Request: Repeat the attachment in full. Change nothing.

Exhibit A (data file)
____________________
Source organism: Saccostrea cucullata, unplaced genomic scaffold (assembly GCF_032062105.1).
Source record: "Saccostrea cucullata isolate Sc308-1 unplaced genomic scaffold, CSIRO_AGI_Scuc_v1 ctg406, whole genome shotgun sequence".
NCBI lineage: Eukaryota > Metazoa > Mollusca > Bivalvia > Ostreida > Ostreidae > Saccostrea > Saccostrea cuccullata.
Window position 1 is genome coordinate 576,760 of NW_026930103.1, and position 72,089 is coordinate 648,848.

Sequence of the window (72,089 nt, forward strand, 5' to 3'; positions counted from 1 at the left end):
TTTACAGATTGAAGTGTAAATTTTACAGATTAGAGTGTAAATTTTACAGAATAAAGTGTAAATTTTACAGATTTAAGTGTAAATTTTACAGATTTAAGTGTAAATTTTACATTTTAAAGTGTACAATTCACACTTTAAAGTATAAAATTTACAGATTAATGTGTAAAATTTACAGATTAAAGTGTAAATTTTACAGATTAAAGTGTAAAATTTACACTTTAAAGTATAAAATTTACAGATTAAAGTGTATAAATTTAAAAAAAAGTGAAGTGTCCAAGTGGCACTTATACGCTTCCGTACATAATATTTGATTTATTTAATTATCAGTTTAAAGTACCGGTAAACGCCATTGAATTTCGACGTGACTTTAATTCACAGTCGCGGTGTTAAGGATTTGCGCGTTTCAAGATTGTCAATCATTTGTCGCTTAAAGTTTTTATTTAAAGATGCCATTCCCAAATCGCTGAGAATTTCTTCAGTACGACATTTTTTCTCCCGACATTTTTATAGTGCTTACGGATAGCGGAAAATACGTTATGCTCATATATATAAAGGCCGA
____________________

Source organism: Saccostrea cucullata, unplaced genomic scaffold (assembly GCF_032062105.1).
Source record: "Saccostrea cucullata isolate Sc308-1 unplaced genomic scaffold, CSIRO_AGI_Scuc_v1 ctg406, whole genome shotgun sequence".
NCBI lineage: Eukaryota > Metazoa > Mollusca > Bivalvia > Ostreida > Ostreidae > Saccostrea > Saccostrea cuccullata.
Window position 1 is genome coordinate 576,760 of NW_026930103.1, and position 72,089 is coordinate 648,848.

Sequence of the window (72,089 nt, forward strand, 5' to 3'; positions counted from 1 at the left end):
TTTACAGATTGAAGTGTAAATTTTACAGATTAGAGTGTAAATTTTACAGAATAAAGTGTAAATTTTACAGATTTAAGTGTAAATTTTACAGATTTAAGTGTAAATTTTACATTTTAAAGTGTACAATTCACACTTTAAAGTATAAAATTTACAGATTAATGTGTAAAATTTACAGATTAAAGTGTAAATTTTACAGATTAAAGTGTAAAATTTACACTTTAAAGTATAAAATTTACAGATTAAAGTGTATAAATTTAAAAAAAAGTGAAGTGTCCAAGTGGCACTTATACGCTTCCGTACATAATATTTGATTTATTTAATTATCAGTTTAAAGTACCGGTAAACGCCATTGAATTTCGACGTGACTTTAATTCACAGTCGCGGTGTTAAGGATTTGCGCGTTTCAAGATTGTCAATCATTTGTCGCTTAAAGTTTTTATTTAAAGATGCCATTCCCAAATCGCTGAGAATTTCTTCAGTACGACATTTTTTCTCCCGACATTTTTATAGTGCTTACGGATAGCGGAAAATACGTTATGCTCATATATATAAAGGCCGA